In front of a packed house for a fundraiser sponsored by Gov. Sean Parnell at the Anchorage Petroleum Club Monday night, Sen. Lesil McGuire, R-Anchorage, announced that she's been "struggling" within the Senate's bipartisan coalition, a group of 10 Democrats and six Republicans that together make up that chamber's majority caucus.
"I have been as vocal as I can possibly be about my frustrations in this particular coalition," she said, particularly with the majority's intransigence on rolling back oil industry taxes. McGuire urged those in attendance to give to the so-called "governor's challenger fund" in order to create a Republican-dominated Senate that has a "business-oriented economic development, resource development platform for a conservative Alaska."
The fund, according to McGuire, was created by Parnell. McGuire and others interested in seeing a conservative majority in the Senate "tapped the governor and his leadership skills. We said this task is too big for us. Can you help us raise money?"
McGuire also credited Parnell's legislative director, Heather Brakes, and the rest of the governor's team for helping to create the fund, which so far has amassed nearly $60,000.
Money funneled through Alaska GOP
The challenger fund is controlled by Parnell and others on this team, and is parked in the Alaska Republican Party, according to party assistant treasurer Frank McQueary. And because it's couched within the party -- and not a separate group -- individuals can give as much as $5,000. The party can in turn donate as much as $15,000 to a Senate candidate.
A 2010 Alaska Public Office Commission decision found that this type of fund legal providing there is no quid pro quo or binding legal promise tying funds to specific candidates.
Ethics rules ban the governor or any other state employee from working on the fund -- or on any partisan activity -- while on the state's time or dime.
Ethan Berkowitz, a former Democratic Minority Leader in the state House who with then-Gov. Sarah Palin helped craft Alaska's ethics reform law, said that having the governor's legislative director involved with such a fund might not be "unethical" under state law; but that didn't make it smart politics, either.
"The legislative director has to work with the Legislature," he said. "If you shoot at people and don't kill them, it's a big problem."
Later in the day, McGuire contacted Alaska Dispatch to say she didn't mean to imply that Brakes was involved in the fund. She said that any conversations about the challenger fund were with the governor specifically.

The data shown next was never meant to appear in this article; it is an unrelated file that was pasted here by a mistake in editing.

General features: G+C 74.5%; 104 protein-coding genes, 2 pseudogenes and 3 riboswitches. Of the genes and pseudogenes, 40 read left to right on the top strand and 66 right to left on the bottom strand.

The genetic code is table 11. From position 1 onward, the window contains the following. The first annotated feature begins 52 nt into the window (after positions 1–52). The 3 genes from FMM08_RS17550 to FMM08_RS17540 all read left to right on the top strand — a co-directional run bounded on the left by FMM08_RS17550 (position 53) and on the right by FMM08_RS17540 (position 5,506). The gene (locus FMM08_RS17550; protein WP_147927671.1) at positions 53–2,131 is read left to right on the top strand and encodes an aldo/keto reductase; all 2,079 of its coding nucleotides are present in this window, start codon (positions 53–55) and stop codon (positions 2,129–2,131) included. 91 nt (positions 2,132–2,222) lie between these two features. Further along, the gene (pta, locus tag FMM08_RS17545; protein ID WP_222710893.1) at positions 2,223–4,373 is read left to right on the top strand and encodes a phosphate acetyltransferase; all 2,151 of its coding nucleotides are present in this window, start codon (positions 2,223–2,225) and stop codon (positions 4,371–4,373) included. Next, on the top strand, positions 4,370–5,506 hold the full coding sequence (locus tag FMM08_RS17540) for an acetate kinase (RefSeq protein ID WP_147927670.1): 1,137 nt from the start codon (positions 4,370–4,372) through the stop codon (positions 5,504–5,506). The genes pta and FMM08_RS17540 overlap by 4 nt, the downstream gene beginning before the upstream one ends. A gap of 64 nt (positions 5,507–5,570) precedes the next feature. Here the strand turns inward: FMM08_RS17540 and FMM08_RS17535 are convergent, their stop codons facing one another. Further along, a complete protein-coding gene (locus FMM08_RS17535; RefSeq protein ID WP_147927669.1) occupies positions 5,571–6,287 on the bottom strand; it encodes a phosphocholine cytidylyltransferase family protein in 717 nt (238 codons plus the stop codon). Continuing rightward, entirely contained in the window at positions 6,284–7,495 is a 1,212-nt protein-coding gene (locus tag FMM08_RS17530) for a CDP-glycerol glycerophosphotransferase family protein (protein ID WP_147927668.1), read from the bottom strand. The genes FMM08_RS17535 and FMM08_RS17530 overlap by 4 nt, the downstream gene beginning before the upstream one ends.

In any case, the targets are not moderate Republicans, as some would like, but Democrats who have been vilified for holding back development in this state.
McGuire has for years been part of the Senate bipartisan coalition, which has been under fierce attack by some Republicans, pro-oil industry groups, and Parnell for not going along with the governor's plan to cut as much as $2 billion per year of state taxes on the oil industry.
McGuire has consistently aligned with Parnell on the oil industry tax cut debate. But she's also, on occasion, verged on going rogue: at the end of the last special legislative session, McGuire told Parnell's revenue commissioner and deputy commissioner that the administration's latest tax bill was "half baked" at best.
"In this instance, it's frustrating because you're in a position where you are trying to sell a bill and I just don't feel like you understand the ins and the outs of it and I think that's an unfortunate position for you to be in, both of you to be in. I think it's an unfortunate position for us to be in and I think it's a tremendous waste of government money and time," she said at the time.
Jeff Landfield, who was at the fundraiser and who is running against McGuire, was particularly frustrated that McGuire was allowed to introduce the fund and that Parnell, who spoke after McGuire, thanked her profusely for her leadership.
Landfield, who provided Alaska Dispatch with a partial audio of the event, said he doesn't believe McGuire is a true conservative. "She called the governor's plan half-baked," he said. "She voted for ACES," referring to the Palin-era oil tax reform that ultimately led to the current tax showdown.
"I couldn't believe what she was saying and that she was allowed to speak," he said.
Landfield, like many young idealistic politicians, made his way to party politics via the Ron Paul populist tsunami that changed conservative politics at the state level across the U.S. and in Alaska after Paul's 2008 presidential run. Although Landfield had nothing to do with the recent takeover of Alaska's Republican Party leadership by Paul conservatives, keeping his distance from many of the group's firebrands, he's nonetheless been typecast as among the rabble and thus a problem for establishment Alaska Republicans.
And Landfield has paid for the association.
The wife of a prominent state Republican worked the Petroleum Club Monday night, urging attendees not to support his primary fight to unseat McGuire. According to Landfield, the woman approached him and said, "I know your agenda."
EDITOR'S NOTE: This story was updated Tuesday, July 24, 2012 at 6:40 p.m. to include a response from Sen. Lesil McGuire regarding Heather Brakes' involvement with the governor's fund.
Clarification: The story orginally stated that the 2010 APOC decision made such funds legal. However, it ruled that they were legal.
Contact Amanda Coyne at firstname.lastname@example.org